Local and State Laws
One of the long-standing debates within the libertarian movement involves the
Fourteenth Amendment. Some argue that it is detrimental to the cause of freedom
because it expands the power of the federal government. Others contend that the
amendment expands the ambit of individual liberty. I fall among those who believe that
the Fourteenth Amendment has been a positive force for freedom. Let’s examine the
arguments on both sides.
The Fourteenth Amendment reads in part,
All persons born or naturalized in the United States, and subject to the jurisdiction thereof, are citizens of
the United States and of the State wherein they reside. No State shall make or enforce any law which shall
abridge the privileges or immunities of citizens of the United States; nor shall any State deprive any person
of life, liberty, or property, without due process of law; nor deny to any person within its jurisdiction the
equal protection of the laws.
The first question that arises is: Why do we need government? To protect such
fundamental and inherent rights as life, liberty, property, and the pursuit of happiness
from violent, anti-social people, such as murderers, rapists, thieves, burglars, and
invaders, and to provide an independent forum in which people can peacefully resolve
Once we accept the legitimacy of government, the next question arises: Why not simply
vest government officials with the omnipotent power to carry out their mission? The
answer was provided by John Locke and Thomas Jefferson: because when government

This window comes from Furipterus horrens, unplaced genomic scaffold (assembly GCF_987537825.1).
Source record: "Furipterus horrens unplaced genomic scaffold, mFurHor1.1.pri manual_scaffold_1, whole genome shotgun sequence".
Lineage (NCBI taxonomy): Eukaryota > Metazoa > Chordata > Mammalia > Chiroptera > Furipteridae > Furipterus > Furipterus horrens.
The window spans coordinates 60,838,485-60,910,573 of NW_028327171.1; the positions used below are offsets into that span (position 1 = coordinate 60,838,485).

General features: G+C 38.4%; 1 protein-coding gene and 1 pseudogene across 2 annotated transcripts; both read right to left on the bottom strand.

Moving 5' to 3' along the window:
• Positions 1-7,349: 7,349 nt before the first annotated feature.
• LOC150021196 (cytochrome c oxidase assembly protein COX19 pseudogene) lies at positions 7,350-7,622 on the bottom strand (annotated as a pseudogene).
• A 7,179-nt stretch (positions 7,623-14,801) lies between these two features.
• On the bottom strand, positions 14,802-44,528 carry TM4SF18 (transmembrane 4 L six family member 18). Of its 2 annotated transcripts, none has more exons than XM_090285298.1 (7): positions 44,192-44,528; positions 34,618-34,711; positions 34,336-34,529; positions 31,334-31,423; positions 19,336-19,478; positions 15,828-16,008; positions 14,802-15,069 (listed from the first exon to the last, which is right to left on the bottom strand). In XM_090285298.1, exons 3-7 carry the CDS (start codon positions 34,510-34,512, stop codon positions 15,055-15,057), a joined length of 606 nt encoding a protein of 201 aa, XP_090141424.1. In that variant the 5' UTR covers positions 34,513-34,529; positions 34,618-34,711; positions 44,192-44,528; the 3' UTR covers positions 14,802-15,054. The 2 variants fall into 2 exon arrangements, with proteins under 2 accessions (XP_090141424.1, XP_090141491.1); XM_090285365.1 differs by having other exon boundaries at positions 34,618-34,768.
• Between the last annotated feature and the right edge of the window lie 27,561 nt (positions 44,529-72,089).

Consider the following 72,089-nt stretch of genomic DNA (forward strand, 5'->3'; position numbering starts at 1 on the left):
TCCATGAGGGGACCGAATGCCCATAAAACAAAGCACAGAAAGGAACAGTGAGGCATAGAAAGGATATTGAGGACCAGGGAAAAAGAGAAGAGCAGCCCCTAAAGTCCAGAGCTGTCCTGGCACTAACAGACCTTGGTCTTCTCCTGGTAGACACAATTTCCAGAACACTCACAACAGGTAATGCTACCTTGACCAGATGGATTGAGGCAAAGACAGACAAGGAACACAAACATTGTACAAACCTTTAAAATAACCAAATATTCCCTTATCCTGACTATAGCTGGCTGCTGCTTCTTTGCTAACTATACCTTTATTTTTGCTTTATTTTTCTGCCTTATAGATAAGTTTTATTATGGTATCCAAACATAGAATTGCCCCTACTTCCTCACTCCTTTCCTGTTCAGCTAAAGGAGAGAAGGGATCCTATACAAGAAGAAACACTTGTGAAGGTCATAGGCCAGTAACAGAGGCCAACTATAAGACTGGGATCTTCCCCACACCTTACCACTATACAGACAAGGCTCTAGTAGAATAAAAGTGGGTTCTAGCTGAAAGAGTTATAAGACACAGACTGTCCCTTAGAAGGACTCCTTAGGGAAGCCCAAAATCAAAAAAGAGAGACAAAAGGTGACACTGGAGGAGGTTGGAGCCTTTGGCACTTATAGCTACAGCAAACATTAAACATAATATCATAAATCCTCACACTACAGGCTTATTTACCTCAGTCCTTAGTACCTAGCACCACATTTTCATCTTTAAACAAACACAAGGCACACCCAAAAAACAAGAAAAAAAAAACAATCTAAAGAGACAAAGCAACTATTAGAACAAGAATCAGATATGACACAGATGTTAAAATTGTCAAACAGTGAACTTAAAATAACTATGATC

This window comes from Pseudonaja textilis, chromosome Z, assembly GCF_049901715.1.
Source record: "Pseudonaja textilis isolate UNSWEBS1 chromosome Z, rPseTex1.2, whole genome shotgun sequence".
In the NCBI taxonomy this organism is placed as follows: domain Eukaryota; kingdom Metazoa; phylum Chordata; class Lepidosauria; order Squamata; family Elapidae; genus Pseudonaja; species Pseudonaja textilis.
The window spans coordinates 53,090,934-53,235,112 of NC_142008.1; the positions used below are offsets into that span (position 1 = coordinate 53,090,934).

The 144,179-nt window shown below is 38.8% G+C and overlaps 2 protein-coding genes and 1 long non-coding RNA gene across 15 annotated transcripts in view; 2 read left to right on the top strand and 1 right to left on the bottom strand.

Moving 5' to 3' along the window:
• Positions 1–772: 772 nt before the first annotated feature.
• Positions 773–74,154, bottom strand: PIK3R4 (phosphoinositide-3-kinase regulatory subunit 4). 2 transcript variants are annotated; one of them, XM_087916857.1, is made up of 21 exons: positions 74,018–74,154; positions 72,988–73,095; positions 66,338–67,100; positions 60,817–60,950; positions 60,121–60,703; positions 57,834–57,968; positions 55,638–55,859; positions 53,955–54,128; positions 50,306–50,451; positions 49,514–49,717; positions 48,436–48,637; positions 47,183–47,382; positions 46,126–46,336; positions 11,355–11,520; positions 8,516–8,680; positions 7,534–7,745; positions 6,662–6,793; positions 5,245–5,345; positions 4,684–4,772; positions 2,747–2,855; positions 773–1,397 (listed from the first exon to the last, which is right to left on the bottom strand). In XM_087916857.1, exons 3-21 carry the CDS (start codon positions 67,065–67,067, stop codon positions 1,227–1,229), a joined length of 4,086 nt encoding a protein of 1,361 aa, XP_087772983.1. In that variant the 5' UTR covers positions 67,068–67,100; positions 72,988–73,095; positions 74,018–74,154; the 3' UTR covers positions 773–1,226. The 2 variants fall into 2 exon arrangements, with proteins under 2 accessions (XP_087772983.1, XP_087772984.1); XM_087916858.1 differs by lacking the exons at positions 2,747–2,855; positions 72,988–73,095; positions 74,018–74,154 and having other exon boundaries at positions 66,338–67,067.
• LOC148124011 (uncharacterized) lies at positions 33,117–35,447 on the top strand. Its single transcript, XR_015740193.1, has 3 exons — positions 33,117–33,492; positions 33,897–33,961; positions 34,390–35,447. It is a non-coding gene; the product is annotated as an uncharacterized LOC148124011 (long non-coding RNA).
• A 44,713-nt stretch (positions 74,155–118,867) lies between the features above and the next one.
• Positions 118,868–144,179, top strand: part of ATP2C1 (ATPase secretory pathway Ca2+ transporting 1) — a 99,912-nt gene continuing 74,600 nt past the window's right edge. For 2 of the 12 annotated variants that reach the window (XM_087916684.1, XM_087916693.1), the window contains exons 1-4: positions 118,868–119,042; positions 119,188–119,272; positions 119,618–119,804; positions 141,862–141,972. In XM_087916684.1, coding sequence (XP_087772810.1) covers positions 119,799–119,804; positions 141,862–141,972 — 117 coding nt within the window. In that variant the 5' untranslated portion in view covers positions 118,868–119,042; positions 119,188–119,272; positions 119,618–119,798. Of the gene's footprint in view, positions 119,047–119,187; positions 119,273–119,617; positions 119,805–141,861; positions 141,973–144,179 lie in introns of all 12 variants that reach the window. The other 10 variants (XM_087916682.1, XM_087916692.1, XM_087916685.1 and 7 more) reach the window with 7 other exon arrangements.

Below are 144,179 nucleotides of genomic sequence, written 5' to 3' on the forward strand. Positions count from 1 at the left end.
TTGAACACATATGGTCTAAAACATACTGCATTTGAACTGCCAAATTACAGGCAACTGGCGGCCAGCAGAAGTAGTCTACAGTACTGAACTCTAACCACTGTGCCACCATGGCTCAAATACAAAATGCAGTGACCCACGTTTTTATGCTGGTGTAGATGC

officials are vested with omnipotent power, they inevitably misuse the power, oftentimes
becoming worse than the murderers, rapists, thieves, burglars, and invaders they were
charged with protecting people from.
So the problem the Framers faced was this: How do we call the federal government into
existence but, at the same time, not vest government officials with omnipotent power?
Their answer: use a constitution not only to bring the government into existence but also
to specify and limit its powers.
It is important to constantly bear in mind that, as necessary as government is, at the same
time it is the primary threat to the freedom and well-being of the citizenry. That is why
government officials, even democratically elected ones, cannot be trusted with
omnipotent power and why it is necessary to limit their powers with a constitution.
Thus, with respect to freedom, the more restrictions on the power of government, the
greater the ambit of individual freedom of the citizenry. That’s in fact why our ancestors
enacted the Bill of Rights, which provide express restrictions on the power of federal
officials to infringe fundamental rights of the people.
Since the Constitution was calling the federal (i.e., national) government into existence,